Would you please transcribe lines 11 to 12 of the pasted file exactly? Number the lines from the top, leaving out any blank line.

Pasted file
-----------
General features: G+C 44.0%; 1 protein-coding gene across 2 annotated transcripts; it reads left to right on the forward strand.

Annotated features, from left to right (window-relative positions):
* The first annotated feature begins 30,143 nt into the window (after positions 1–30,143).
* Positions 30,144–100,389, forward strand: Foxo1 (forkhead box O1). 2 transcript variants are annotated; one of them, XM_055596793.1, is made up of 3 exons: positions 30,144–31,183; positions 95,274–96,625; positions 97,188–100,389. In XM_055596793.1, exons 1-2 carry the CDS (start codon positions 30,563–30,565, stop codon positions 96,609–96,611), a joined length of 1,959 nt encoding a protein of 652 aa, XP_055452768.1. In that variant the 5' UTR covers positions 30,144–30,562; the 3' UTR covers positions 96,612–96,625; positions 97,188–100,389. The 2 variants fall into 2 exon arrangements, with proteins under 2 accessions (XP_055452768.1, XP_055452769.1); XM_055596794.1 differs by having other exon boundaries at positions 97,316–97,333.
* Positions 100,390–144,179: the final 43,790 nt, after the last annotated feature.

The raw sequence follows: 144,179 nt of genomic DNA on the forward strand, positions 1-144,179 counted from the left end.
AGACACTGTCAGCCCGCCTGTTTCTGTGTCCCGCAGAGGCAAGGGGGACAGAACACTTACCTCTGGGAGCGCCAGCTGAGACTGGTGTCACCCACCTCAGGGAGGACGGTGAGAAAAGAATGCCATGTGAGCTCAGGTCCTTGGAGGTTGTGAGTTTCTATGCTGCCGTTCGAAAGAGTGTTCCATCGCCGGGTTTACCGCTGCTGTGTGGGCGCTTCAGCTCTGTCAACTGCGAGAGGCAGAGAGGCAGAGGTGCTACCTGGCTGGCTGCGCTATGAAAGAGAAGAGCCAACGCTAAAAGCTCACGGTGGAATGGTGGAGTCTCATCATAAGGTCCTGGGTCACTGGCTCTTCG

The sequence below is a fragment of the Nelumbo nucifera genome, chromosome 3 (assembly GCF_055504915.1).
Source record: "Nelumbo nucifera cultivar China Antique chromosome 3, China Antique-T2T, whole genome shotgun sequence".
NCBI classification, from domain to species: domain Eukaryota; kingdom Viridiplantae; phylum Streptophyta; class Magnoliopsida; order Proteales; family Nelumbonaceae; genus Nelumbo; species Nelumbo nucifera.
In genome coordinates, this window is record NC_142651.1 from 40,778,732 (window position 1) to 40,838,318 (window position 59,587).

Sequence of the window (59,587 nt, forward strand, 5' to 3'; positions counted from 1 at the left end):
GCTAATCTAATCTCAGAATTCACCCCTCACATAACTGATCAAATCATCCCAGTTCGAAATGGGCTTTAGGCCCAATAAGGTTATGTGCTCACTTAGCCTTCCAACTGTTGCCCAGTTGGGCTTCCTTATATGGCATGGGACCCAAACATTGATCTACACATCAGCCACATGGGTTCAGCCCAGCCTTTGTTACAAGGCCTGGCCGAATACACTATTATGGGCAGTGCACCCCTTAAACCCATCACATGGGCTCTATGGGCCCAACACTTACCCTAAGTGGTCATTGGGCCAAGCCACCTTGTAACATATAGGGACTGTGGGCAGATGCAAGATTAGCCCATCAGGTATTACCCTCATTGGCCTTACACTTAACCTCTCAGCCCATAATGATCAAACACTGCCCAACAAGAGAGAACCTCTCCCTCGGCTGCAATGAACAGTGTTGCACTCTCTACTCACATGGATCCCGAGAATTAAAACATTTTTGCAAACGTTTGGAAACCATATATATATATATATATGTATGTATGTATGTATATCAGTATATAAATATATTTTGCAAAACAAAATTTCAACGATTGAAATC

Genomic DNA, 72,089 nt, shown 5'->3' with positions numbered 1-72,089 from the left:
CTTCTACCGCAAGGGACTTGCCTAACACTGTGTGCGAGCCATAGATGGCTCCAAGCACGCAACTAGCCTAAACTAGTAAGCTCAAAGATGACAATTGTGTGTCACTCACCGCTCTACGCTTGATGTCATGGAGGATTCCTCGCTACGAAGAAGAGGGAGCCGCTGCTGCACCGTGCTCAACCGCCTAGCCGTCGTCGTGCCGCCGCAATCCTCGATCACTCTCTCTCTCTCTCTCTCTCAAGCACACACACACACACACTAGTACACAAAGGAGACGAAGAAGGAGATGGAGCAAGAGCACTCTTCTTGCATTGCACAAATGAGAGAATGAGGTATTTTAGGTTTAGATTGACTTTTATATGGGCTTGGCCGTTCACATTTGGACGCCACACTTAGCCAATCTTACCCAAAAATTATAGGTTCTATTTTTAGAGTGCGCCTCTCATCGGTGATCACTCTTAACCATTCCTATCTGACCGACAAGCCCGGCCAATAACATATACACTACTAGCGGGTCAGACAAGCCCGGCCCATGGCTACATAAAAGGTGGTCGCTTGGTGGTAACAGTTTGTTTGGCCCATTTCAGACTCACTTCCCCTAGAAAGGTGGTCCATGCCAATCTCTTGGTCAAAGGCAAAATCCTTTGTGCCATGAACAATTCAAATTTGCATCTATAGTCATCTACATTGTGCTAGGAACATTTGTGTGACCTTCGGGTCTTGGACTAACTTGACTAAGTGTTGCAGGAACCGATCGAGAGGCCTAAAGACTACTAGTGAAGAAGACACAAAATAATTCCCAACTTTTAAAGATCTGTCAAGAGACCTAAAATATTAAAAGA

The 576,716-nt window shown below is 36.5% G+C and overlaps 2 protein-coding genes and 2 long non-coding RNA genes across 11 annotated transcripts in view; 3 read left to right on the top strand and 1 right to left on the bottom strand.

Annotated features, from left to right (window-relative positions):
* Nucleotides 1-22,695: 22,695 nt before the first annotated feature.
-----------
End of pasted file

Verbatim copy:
In genome coordinates, this window is record NC_142651.1 from 40,778,732 (window position 1) to 40,838,318 (window position 59,587).

Sequence of the window (59,587 nt, forward strand, 5' to 3'; positions counted from 1 at the left end):